Midweek #ROW80 Check-In

Well, we’re barely started with Round 2 but things are off to a nice start.  I’ve already logged 1601 words since Monday–a bit over my daily goal of 700.  This made me particularly happy, given I took about 2 hours to go pick up my newly reupholstered living room chairs and ottomans yesterday and had only about an hour of my writing block.  I’ve done a good chunk of plotting of Act 2 for one of the potential next projects, so that’s also pretty exciting.  It’s looking more and more like that will be the one I tackle after Riven.

I’ve had two relatively successful days of meditation.  Only 5 minutes, but I didn’t fall asleep during them, and I only looked at the timer once.  That’s improvement.

Almost all of the Easter goodies are out of the house.  The fudge pie is gone.  I brought the last of the cookies up to the office on Monday.  And I brought the last of the chocolate covered strawberries this morning.  We’re down to the Cadbury eggs, and I’m just not giving those away.  But they’ll be gone by the end of this week and then we can really get with the program.

Therein is most of the good news.

And I’m not actually about to go off on a tangent of bad news.  But after yesterday morning’s super positive post about nearing the end of Riven, last night I totally hit the…well, not full on panic mode, but more the Valley of Doubt.  What if my heroine’s transition doesn’t make sense?  She’s very different from the beginning by the time she gets to the end, and I’m not sure I’ve fully supported the shift.  What if I totally missed the boat on the whole book and it doesn’t hang together like I thought?  Basically a big old ball of EEEEEEP!  Which is both normal upon hitting the final stretch and also a reaction to what happened with DOTH.  This’ll be the first thing I finished since that train wreck, and my confidence is not at its usual level of self-floatating (totally a word–or should be) arrogance.

But I did figure out what isn’t working for me, what I KNOW isn’t going to fly.  My ending should be fine.  It’s the only possible solution, so I’ll keep pushing forward to get there.  What’s not working is the stretch between the end of the Black Moment and the SPP.  I’ve got my hero doing something that he…totally wouldn’t do.  Because I needed him to do it.  It’s out of character and totally unjustified as I have it now (as evidenced by the fact that the scene in question is a total mess with big chunks missing).  My gut knew it, and I chose to ignore it because I NEEEEEDED him to do it to show what I need to show.  But no.  So that’s on my list of things to ponder–what other ways can I reveal that detail that still plays.

In the realm of random, scientists have discovered the gate to hell.  It’s pretty cool.  Totally a story there.  No.  No.  BACK PLOT BUNNY…

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6 comments

  1. Concerning the thing your hero does, which he totally wouldn’t do. Why is it that we see things that happen in real life, but don’t believe them in a story? Whatever it is that your hero wouldn’t do, it’s probably something someone in real life would think someone wouldn’t do…and they did. People can be unpredictable sometimes, so why is it such a stretch when writing a book? I’m not sure what the answer to that is. But it does seem that readers get bent out of shape over things that really do happen in real life. I guess it’s because people want better things to happen in a story so they can escape real life for awhile.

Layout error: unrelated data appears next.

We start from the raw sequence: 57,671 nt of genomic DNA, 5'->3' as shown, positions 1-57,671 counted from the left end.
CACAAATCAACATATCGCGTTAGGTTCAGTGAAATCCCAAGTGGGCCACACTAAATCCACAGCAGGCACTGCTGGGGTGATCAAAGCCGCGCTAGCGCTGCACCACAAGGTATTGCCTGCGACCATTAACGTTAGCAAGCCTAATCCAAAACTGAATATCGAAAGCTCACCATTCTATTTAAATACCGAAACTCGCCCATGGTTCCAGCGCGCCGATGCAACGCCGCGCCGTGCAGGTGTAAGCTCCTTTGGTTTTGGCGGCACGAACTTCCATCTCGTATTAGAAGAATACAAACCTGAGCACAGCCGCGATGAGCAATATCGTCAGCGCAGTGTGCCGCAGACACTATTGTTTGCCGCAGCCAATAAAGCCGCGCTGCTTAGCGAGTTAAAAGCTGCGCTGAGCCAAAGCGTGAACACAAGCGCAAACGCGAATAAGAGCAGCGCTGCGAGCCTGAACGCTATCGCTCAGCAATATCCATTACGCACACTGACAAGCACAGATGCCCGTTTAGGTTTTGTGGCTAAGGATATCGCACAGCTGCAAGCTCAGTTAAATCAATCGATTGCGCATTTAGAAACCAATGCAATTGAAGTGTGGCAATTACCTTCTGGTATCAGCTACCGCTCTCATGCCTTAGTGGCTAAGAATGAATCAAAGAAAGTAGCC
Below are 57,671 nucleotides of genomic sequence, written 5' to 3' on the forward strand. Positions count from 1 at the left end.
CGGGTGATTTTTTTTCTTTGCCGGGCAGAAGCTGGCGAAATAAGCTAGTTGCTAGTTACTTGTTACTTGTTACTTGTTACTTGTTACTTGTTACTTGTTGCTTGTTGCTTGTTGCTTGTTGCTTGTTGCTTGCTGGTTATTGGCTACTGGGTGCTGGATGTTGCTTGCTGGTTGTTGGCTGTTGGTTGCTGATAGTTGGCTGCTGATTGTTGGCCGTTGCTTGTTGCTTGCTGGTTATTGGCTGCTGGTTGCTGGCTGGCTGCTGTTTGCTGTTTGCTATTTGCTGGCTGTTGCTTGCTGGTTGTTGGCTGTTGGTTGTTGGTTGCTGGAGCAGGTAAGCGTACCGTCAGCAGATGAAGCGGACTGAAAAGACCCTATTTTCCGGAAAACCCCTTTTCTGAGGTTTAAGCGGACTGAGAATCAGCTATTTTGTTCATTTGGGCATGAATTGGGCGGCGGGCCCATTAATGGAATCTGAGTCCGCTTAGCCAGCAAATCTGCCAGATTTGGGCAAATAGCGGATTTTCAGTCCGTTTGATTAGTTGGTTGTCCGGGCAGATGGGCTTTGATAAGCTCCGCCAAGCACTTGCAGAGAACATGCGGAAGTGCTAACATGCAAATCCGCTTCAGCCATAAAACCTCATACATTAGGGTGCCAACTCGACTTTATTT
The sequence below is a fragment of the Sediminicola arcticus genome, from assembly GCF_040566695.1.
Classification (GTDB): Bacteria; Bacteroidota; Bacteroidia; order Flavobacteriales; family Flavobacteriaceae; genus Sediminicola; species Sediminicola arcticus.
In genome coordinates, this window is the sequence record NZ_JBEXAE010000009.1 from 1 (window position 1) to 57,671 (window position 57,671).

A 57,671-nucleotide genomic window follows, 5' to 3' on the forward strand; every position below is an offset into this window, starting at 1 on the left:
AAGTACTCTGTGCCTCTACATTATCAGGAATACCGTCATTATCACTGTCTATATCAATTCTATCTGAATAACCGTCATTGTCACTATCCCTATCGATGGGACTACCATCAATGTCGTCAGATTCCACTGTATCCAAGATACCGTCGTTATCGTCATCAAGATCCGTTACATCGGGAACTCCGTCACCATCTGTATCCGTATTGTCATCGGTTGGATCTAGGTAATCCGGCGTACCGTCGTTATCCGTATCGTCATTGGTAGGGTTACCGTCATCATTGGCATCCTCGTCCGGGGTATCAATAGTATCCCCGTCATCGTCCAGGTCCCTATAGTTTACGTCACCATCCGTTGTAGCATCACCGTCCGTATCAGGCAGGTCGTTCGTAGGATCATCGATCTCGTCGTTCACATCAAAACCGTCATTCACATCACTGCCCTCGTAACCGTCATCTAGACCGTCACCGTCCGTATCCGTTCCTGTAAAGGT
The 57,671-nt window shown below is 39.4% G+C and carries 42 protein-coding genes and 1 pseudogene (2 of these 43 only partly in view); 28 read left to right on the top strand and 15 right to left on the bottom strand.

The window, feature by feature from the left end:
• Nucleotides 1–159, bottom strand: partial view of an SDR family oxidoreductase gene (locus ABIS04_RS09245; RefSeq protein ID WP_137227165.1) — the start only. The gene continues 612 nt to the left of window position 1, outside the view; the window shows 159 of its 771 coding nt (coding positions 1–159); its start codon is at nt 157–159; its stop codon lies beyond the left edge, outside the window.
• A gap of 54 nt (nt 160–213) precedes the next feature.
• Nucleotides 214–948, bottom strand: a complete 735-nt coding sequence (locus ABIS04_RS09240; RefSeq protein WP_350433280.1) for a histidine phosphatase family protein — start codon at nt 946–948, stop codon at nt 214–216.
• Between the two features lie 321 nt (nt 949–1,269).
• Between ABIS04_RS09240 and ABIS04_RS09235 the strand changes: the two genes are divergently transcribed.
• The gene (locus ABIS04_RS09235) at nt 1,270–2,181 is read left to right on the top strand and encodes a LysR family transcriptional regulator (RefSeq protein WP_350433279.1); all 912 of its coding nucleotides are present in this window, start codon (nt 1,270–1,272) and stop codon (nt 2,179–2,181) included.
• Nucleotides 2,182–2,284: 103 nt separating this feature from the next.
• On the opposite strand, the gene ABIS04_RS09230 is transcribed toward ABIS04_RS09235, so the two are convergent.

Btw, how did your furniture look with the new covers?

    1. Well in real life people make assumptions about other people, attributing their behavior to all kinds of things based on personal experience etc. But in fiction, we get a real back seat view to their motivations and WHY they do things, so it actually HAS to make logical sense for a character–we have to sufficiently support/explain/motivate their actions because the reader SEES it.

      The chairs look really nice. I picked this fabric with a nice Chinese red, so they provide a nice pop of color to my otherwise pretty neutral living room. I”m really happy to have them back!

  2. Those self-doubts can be killer. Good luck with working through those issues. I’ve had some of them on one of my stories, though sort in reverse. I have a clear ending for the primary MC, but I have to work out how to get her there. I’ve written the first few chapters so many times trying to get the right beginning handle on her and the first person she meets after the initial catastrophe. Big ugg. Hope you get your big uggs worked out.

  3. Glad to hear about the good progress … sorry about the confidence-blues. I’ve been (am?) there myself. Sometimes all you can do is just keep writing, no matter what. And you know what? After this book is done – and it will work out, you’ll figure out that perfect link-scene, just you watch – after this book, you’ll go on and write an even better one. The more we write, the better we can get. 🙂 Have a great week.

  4. I know precisely the situation you’re talking about, where a character is trucking along, then misses a turn. And while it’s vexing, this is sooo healthy. This speaks volumes about you as a writer. A lot of people can luck into a solid story. Plenty can sense when something’s wrong. But few are the folks who can isolate an issue, see the story anew, and rewrite the wrongs.

    Outlines are awesome, but in truth, we learn the tale in telling. Every time. That’s what you’ve done here.

    Finally, I wouldn’t pay much mind to the crisis of confidence. Yup, bits of your story may be broken. So? You have the eye to spot the issues, the instincts to fix ’em, and the tools to do the job. So rip that sucker apart and rebuild, as needed.

    Go get ’em, Kate.

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